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UNCP’s new ‘Keep A Child Alive’ group is the first in North Carolina
By Shelby Hughes
“UNCP has over 20 different races represented and an idea of a consolidation of cultures brings a different dynamic to the entire UNC system and the South as a region,” he said.
“Once a chapter was adopted here, UNCP became the first university in our region to endorse Keep A Child Alive, and we look to set precedence in allowing us all to see the one important race, the HUMAN RACE,” Mutima said.
The KCA at UNCP chapter plans to raise awareness of the ever-growing AIDS epidemic in Africa through various events, activities and fundraising throughout the year.
Keep a Child Alive is a huge milestone because it is the first organization of its kind at UNCP and it will bring recognition to UNCP and hopefully other schools will follow, organizers said.
“It’s one of the best things to happen to UNCP, not to mention the state of North Carolina. This is the first chapter in the state” said Deanna Rooths, the secretary of the UNCP chapter.
Keep a Child Alive began in 2002 and now has nearly 30 college chapters.
New York University was one of the first universities to establish a Keep a Child Alive college chapter.
Kate Otto, director of Keep a Child Alive College Program and a representative of the NYU chapter, is responsible for helping college chapters from state to state get involved.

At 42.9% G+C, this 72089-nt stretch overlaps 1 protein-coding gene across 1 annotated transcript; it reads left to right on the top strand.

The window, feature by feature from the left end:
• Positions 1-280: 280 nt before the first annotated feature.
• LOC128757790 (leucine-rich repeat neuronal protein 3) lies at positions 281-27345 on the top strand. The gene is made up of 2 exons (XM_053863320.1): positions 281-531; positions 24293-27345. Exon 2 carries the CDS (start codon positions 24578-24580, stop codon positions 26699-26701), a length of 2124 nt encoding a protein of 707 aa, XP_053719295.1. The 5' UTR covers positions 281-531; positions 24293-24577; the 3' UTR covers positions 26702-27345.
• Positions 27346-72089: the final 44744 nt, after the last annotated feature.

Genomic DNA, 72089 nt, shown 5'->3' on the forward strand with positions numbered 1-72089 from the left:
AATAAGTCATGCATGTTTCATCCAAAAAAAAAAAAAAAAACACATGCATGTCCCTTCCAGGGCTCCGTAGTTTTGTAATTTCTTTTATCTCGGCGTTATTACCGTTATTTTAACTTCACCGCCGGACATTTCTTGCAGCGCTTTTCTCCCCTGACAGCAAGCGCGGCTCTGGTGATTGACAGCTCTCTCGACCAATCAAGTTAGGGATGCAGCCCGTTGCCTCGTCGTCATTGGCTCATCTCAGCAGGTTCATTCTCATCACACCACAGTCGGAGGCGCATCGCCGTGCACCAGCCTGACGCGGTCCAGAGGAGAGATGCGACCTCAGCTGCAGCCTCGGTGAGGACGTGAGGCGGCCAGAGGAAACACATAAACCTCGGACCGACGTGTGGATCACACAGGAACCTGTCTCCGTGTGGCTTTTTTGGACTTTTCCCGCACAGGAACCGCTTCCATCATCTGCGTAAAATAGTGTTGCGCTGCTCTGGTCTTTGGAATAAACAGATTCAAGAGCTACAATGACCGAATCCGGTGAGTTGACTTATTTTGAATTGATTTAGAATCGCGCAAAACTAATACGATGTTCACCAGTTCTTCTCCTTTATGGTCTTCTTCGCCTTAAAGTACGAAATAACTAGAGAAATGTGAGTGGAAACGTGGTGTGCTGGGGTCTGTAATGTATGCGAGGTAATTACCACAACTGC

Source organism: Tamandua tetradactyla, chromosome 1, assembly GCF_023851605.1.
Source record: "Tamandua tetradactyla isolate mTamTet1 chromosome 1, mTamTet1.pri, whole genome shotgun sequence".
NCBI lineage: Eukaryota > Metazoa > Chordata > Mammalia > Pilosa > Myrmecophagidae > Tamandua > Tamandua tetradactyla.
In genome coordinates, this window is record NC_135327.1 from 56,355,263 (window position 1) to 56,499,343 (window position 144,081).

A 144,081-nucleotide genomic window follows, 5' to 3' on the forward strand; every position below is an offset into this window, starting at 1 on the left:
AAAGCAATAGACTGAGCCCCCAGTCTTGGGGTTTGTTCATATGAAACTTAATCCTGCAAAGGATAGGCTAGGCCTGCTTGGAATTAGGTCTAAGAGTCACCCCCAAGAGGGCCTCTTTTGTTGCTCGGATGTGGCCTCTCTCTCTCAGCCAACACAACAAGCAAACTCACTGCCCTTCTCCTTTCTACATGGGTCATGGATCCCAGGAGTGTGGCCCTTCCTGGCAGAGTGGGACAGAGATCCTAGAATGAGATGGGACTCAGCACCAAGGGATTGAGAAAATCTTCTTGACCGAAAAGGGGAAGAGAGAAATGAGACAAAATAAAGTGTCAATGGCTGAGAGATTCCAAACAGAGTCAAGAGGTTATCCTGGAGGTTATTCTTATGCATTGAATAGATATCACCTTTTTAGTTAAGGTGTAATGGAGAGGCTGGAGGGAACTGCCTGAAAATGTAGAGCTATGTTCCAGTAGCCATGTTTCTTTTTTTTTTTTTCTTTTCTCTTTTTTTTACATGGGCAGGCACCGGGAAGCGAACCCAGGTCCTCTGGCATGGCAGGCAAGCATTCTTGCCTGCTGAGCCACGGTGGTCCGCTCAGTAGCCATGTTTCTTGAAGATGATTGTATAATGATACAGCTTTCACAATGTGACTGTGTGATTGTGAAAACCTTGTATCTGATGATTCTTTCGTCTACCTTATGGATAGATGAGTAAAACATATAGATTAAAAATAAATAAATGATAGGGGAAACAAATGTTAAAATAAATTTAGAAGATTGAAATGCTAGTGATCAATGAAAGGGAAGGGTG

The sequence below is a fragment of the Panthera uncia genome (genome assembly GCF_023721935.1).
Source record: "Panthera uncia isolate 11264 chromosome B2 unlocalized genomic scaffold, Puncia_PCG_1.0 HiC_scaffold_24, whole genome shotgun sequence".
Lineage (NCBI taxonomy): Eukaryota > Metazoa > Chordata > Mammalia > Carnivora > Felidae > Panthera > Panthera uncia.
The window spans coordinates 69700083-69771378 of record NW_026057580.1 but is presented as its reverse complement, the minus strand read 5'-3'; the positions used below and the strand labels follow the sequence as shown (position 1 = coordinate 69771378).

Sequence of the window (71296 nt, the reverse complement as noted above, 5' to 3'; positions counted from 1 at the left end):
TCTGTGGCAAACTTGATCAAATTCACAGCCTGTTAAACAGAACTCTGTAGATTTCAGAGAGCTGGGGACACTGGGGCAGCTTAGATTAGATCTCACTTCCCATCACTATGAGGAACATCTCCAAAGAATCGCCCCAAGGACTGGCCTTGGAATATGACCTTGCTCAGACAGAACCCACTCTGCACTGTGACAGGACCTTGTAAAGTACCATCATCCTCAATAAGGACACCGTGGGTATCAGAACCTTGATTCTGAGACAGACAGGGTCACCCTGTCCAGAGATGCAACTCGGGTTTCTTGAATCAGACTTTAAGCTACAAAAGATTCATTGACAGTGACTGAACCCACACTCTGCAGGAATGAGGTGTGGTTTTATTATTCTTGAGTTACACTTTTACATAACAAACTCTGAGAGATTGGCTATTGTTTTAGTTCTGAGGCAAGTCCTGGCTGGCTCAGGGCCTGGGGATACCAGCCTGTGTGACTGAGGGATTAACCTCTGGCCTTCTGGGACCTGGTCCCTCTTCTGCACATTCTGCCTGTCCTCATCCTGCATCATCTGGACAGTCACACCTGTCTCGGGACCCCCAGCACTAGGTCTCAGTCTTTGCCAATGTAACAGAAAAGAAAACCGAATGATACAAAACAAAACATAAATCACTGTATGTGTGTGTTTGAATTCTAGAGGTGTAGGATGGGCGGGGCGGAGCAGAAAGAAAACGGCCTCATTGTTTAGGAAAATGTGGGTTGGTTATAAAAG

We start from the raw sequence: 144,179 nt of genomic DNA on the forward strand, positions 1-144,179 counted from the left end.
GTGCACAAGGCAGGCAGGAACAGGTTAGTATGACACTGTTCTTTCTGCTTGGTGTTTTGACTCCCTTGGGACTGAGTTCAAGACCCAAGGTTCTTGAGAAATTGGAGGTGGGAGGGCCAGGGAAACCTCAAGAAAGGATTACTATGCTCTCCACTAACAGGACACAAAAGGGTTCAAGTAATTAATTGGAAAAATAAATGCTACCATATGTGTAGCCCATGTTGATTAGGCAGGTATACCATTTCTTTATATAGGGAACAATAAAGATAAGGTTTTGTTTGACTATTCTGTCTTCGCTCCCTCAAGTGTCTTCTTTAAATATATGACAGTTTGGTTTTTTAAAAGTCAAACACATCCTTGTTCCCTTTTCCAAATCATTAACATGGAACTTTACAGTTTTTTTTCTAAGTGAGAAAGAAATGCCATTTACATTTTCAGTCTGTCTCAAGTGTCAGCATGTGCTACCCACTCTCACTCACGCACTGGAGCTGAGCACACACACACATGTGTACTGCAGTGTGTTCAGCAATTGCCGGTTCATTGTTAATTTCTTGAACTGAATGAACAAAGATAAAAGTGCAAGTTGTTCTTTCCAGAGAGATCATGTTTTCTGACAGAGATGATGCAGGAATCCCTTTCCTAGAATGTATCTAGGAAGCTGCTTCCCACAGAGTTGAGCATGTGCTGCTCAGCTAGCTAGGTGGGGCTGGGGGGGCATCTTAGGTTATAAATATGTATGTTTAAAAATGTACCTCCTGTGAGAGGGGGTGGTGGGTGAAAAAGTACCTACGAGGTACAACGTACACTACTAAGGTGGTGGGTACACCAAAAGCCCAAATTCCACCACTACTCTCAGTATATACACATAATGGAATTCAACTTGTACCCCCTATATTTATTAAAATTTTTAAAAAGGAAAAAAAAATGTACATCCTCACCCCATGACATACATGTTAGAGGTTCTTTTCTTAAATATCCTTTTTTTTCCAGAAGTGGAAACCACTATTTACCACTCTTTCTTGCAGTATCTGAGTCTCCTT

Otto came across the Keep a Child Alive organization in the Fall of 2005 and said, “As I have been involved with AIDS education and awareness for many years, upon seeing the AIDS ribbon in the KCA logo, I immediately researched them online.
“I quickly became accustomed to the urgent and immediate call to action that encompasses all KCA projects and programs.
“Directing the KCA College Program is an incredible opportunity to tap into the passion of students nation-wide.
“These students harbor the same frustrations about the obstacles to overcoming AIDS, but push with the same energy to overcome them,” said Otto.
This is the 25th year of AIDS and KCA college students across the country are working to raise awareness of the pandemic through programming and events on campuses.
“People believe in overcoming this plague of our generation because they know we have the brains, the manpower and the heart to get the job done,” Otto said.